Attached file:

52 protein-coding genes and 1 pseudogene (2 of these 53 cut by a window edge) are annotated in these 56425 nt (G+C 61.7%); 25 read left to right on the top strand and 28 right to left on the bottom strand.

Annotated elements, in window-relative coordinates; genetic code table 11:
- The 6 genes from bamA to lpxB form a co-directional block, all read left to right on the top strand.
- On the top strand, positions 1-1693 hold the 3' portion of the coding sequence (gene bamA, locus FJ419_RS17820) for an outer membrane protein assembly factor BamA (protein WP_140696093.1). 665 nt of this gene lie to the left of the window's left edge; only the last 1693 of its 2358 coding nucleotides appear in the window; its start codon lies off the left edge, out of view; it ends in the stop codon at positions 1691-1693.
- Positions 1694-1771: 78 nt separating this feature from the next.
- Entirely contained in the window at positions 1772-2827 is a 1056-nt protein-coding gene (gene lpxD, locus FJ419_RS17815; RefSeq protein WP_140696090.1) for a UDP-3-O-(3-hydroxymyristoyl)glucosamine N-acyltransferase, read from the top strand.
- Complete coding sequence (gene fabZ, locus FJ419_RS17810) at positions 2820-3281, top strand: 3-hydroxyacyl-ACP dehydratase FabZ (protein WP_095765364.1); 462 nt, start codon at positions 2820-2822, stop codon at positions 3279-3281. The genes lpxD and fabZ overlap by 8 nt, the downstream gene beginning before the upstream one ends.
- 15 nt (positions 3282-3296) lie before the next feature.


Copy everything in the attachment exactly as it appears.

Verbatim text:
52 protein-coding genes and 1 pseudogene (2 of these 53 cut by a window edge) are annotated in these 56425 nt (G+C 61.7%); 25 read left to right on the top strand and 28 right to left on the bottom strand.

Annotated elements, in window-relative coordinates; genetic code table 11:
- The 6 genes from bamA to lpxB form a co-directional block, all read left to right on the top strand.
- On the top strand, positions 1-1693 hold the 3' portion of the coding sequence (gene bamA, locus FJ419_RS17820) for an outer membrane protein assembly factor BamA (protein WP_140696093.1). 665 nt of this gene lie to the left of the window's left edge; only the last 1693 of its 2358 coding nucleotides appear in the window; its start codon lies off the left edge, out of view; it ends in the stop codon at positions 1691-1693.
- Positions 1694-1771: 78 nt separating this feature from the next.
- Entirely contained in the window at positions 1772-2827 is a 1056-nt protein-coding gene (gene lpxD, locus FJ419_RS17815; RefSeq protein WP_140696090.1) for a UDP-3-O-(3-hydroxymyristoyl)glucosamine N-acyltransferase, read from the top strand.
- Complete coding sequence (gene fabZ, locus FJ419_RS17810) at positions 2820-3281, top strand: 3-hydroxyacyl-ACP dehydratase FabZ (protein WP_095765364.1); 462 nt, start codon at positions 2820-2822, stop codon at positions 3279-3281. The genes lpxD and fabZ overlap by 8 nt, the downstream gene beginning before the upstream one ends.
- 15 nt (positions 3282-3296) lie before the next feature.